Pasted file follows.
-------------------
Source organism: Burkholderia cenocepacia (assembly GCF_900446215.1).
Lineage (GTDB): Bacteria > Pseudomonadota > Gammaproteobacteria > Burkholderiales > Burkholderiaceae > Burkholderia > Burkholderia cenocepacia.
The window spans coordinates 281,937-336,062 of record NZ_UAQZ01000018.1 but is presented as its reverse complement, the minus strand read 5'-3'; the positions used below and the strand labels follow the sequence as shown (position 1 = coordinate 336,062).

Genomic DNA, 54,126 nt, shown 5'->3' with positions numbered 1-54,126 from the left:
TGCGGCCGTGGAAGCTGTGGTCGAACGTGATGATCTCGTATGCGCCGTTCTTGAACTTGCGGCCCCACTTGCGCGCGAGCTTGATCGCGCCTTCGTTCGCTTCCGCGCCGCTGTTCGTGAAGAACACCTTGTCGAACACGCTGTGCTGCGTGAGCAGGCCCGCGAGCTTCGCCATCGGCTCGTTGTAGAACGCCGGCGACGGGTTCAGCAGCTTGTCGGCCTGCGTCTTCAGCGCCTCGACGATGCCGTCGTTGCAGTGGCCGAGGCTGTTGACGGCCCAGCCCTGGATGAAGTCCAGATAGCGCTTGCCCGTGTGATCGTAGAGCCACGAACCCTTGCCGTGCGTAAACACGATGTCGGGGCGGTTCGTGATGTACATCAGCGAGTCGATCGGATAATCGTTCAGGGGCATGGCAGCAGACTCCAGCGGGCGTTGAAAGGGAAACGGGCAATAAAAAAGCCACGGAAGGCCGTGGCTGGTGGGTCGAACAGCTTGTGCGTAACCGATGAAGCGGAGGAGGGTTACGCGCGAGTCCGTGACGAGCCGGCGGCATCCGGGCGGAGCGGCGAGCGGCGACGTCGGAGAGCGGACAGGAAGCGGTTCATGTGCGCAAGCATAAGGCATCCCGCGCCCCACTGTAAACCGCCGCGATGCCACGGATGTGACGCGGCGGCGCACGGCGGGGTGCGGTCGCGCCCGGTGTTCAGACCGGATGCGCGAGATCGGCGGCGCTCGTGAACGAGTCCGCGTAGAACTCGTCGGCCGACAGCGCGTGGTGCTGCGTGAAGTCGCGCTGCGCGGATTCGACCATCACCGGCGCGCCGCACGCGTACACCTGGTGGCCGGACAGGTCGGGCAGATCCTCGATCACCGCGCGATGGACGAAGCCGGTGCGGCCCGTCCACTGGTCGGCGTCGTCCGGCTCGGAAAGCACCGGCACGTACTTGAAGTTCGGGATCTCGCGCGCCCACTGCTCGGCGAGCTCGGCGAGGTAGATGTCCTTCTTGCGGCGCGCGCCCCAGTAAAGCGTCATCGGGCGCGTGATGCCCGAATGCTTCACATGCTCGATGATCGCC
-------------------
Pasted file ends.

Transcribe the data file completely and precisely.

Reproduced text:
Source organism: Burkholderia cenocepacia (assembly GCF_900446215.1).
Lineage (GTDB): Bacteria > Pseudomonadota > Gammaproteobacteria > Burkholderiales > Burkholderiaceae > Burkholderia > Burkholderia cenocepacia.
The window spans coordinates 281,937-336,062 of record NZ_UAQZ01000018.1 but is presented as its reverse complement, the minus strand read 5'-3'; the positions used below and the strand labels follow the sequence as shown (position 1 = coordinate 336,062).

Genomic DNA, 54,126 nt, shown 5'->3' with positions numbered 1-54,126 from the left:
TGCGGCCGTGGAAGCTGTGGTCGAACGTGATGATCTCGTATGCGCCGTTCTTGAACTTGCGGCCCCACTTGCGCGCGAGCTTGATCGCGCCTTCGTTCGCTTCCGCGCCGCTGTTCGTGAAGAACACCTTGTCGAACACGCTGTGCTGCGTGAGCAGGCCCGCGAGCTTCGCCATCGGCTCGTTGTAGAACGCCGGCGACGGGTTCAGCAGCTTGTCGGCCTGCGTCTTCAGCGCCTCGACGATGCCGTCGTTGCAGTGGCCGAGGCTGTTGACGGCCCAGCCCTGGATGAAGTCCAGATAGCGCTTGCCCGTGTGATCGTAGAGCCACGAACCCTTGCCGTGCGTAAACACGATGTCGGGGCGGTTCGTGATGTACATCAGCGAGTCGATCGGATAATCGTTCAGGGGCATGGCAGCAGACTCCAGCGGGCGTTGAAAGGGAAACGGGCAATAAAAAAGCCACGGAAGGCCGTGGCTGGTGGGTCGAACAGCTTGTGCGTAACCGATGAAGCGGAGGAGGGTTACGCGCGAGTCCGTGACGAGCCGGCGGCATCCGGGCGGAGCGGCGAGCGGCGACGTCGGAGAGCGGACAGGAAGCGGTTCATGTGCGCAAGCATAAGGCATCCCGCGCCCCACTGTAAACCGCCGCGATGCCACGGATGTGACGCGGCGGCGCACGGCGGGGTGCGGTCGCGCCCGGTGTTCAGACCGGATGCGCGAGATCGGCGGCGCTCGTGAACGAGTCCGCGTAGAACTCGTCGGCCGACAGCGCGTGGTGCTGCGTGAAGTCGCGCTGCGCGGATTCGACCATCACCGGCGCGCCGCACGCGTACACCTGGTGGCCGGACAGGTCGGGCAGATCCTCGATCACCGCGCGATGGACGAAGCCGGTGCGGCCCGTCCACTGGTCGGCGTCGTCCGGCTCGGAAAGCACCGGCACGTACTTGAAGTTCGGGATCTCGCGCGCCCACTGCTCGGCGAGCTCGGCGAGGTAGATGTCCTTCTTGCGGCGCGCGCCCCAGTAAAGCGTCATCGGGCGCGTGATGCCCGAATGCTTCACATGCTCGATGATCGCC